The supply voltage (V dd) and threshold voltage (V th) are two significant design variables that directly impact the performance and power consumption of circuits. The scaling of these voltages has become a popular option to satisfy performance and low power requirements. Subthreshold operation is a compelling approach for energy-constrained applications where processor speed is less important. However, subthreshold designs show dramatically increased sensitivity to process variations due to the exponential relationship of subthreshold drive current with V th variation and drastically growing leakage power. If there is uncertainty in the value of the threshold or supply voltage, the power advantages of this very low-voltage operation diminishes. This paper presents a statistical methodology for choosing the optimum V dd and V th under manufacturing uncertainties and different operating conditions to minimize energy for a given frequency in subthreshold operation while ensuring yield maximality. Unlike the traditional energy optimization, to find the optimal values for the voltages, we have considered the following factors to make the optimization technique more acceptable: the application-dependent design constraints, variations in the design variables due to manufacturing uncertainty, device sizing, activity factor of the circuit, and power reduction techniques. To maximize the yield, a two-level optimization is employed. First, the design metric is carefully chosen and deterministically optimized to the optimum point in the feasible region. At the second level, a tolerance box is moved over the design space to find the best location in order to maximize the yield. The feasible region, which is application dependent, is constrained by the minimum performance and the maximum ratio of leakage to total power in the V dd -V th plane. The center - - of the tolerance box provides the nominal design values for V dd and V th such that the design has a maximum immunity to the variations and maximizes the yield. The yield is estimated directly using the joint cumulative distribution function over the tolerance box requiring no numerical integration and saving considerable computational complexity for multidimensional problems. The optimal designs, verified by Monte Carlo and SPECTRE simulations, demonstrate significant increase in yield. By using this methodology, yield is found to be strongly dependent on the design metrics, circuit switching activity, transistor sizing, and the given constraints. View full abstract»

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  • Estimation and Control in Semiconductor Etch: Practice and Possibilities

    Page(s): 87 - 98
    Save to Project icon | Request Permissions | Click to expandQuick Abstract | PDF file iconPDF (608 KB) |  | HTML iconHTML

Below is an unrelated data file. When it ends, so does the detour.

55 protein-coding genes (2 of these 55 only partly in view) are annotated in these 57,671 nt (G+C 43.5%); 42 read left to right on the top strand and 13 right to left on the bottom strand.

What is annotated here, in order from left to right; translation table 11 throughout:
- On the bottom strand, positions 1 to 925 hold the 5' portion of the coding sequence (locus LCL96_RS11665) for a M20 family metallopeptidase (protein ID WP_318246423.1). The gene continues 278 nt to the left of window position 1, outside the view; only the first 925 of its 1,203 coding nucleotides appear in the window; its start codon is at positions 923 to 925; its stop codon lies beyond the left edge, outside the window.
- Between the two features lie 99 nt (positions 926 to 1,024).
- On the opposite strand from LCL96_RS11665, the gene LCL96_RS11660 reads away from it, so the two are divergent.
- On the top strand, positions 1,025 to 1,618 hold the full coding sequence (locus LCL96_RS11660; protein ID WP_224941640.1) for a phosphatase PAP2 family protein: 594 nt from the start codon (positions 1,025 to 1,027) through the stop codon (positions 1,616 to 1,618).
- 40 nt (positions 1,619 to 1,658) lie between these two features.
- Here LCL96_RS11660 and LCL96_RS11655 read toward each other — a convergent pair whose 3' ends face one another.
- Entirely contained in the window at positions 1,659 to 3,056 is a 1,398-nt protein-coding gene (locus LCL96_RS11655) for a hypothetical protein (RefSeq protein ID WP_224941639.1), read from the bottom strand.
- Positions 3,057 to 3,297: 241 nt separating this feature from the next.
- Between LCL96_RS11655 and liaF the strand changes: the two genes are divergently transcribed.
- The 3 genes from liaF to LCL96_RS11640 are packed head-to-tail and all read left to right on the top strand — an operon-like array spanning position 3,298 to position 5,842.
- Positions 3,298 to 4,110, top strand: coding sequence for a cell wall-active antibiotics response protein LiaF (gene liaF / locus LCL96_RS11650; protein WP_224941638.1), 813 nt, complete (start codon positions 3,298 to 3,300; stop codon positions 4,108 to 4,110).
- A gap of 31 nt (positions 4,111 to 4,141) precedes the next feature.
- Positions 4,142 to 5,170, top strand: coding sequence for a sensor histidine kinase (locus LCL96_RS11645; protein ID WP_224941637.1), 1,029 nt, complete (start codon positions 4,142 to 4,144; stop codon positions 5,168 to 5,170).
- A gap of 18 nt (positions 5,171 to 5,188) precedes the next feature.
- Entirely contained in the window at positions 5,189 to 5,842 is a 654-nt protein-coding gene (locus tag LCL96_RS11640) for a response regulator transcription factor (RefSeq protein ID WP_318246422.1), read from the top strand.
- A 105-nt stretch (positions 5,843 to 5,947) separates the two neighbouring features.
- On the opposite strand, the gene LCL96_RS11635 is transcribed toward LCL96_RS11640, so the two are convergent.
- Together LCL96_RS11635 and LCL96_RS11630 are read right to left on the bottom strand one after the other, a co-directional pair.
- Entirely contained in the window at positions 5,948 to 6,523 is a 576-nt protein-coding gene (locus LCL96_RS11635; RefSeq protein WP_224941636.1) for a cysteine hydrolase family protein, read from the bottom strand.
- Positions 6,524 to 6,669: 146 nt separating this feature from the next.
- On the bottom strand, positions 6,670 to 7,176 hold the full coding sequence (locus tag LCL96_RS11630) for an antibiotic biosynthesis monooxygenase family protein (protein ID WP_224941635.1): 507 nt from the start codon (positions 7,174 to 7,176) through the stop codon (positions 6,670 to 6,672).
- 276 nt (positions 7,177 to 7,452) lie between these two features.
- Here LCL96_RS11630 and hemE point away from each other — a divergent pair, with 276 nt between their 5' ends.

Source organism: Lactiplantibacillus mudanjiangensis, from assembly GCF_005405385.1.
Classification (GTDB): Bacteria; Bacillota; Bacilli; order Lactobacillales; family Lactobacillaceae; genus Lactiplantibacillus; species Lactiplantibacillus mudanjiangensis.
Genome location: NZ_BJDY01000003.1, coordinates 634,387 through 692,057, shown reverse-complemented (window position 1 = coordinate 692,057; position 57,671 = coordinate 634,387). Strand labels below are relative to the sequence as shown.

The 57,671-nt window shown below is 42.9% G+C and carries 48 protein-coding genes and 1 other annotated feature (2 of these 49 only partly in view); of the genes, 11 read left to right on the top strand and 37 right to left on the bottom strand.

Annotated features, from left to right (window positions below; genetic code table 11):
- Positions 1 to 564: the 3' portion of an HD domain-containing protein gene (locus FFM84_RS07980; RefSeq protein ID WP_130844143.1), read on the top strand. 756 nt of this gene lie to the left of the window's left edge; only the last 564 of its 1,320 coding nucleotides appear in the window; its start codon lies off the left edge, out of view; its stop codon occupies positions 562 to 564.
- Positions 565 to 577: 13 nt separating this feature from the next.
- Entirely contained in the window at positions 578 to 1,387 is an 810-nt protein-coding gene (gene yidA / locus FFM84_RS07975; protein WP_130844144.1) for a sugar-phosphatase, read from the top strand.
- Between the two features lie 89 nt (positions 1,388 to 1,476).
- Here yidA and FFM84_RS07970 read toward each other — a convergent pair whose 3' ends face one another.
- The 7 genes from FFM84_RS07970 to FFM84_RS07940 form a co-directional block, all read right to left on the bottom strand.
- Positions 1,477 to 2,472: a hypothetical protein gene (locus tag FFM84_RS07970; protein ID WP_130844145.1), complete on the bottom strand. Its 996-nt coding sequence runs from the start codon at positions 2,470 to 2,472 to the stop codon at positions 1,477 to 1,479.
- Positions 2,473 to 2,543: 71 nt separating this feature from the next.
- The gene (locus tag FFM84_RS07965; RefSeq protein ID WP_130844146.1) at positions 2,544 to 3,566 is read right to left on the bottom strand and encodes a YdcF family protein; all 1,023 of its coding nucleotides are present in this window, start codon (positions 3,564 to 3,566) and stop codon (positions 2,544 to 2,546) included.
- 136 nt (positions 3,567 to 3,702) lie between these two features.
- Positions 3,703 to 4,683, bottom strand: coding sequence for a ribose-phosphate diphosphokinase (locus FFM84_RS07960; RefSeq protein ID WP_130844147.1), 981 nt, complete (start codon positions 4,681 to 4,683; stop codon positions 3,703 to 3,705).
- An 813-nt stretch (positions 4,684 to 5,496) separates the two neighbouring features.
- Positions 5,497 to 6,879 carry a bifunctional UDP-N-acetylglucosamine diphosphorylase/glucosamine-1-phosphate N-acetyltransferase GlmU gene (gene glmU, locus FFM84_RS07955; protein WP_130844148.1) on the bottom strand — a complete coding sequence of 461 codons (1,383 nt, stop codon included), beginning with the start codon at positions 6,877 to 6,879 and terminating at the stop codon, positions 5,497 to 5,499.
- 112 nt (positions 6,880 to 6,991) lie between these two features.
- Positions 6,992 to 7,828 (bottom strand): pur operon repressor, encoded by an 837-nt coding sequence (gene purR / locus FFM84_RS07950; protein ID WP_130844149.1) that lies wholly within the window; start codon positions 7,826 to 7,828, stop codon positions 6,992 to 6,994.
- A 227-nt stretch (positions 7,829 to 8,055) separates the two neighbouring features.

Semiconductor wafer etching is, to a large extent, an open-loop process with little direct feedback control. Most silicon chip manufacturers rely on the rigorous adherence to a ??recipe?? for the various etch processes, which have been built up based on considerable historical experience. However, residue buildup and difficulties in achieving consistent preventative maintenance operations lead to drifts and step changes in process characteristics. This paper examines the particular technical difficulties encountered in achieving consistency in the etching of semiconductor wafers and documents the range of estimation and control techniques currently available to address these difficulties. An important feature of such an assessment is the range of measurement options available if closed-loop control is to be achieved. View full abstract»

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  • Semiconductor Manufacturing Process Monitoring Based on Adaptive Substatistical PCA

    Page(s): 99 - 108
    Save to Project icon | Request Permissions | Click to expandQuick Abstract | PDF file iconPDF (631 KB) |  | HTML iconHTML  

    Increasing yield and improving product quality are two important issues in the area of semiconductor manufacturing. The purpose of multivariate statistical process control is to improve process operations by quickly detecting process abnormalities and diagnosing the sources of the detected process abnormalities. The statistical-based multiway principal component analysis (PCA) method has drawn increasing interest in semiconductor manufacturing process monitoring. However, there are several drawbacks of this method, including future value estimation, limited number of batches, and non-Gaussian behavior of the process data. This paper proposes a new adaptive substatistical PCA-based method that can avoid future value estimation. By employing support vector data description, a new monitoring statistic is developed that has no Gaussian limitation of the process data. In addition, correlations among the new method, multimodel, and multiway PCA are detailed. Capabilities of the proposed method are demonstrated by an industrial example. View full abstract»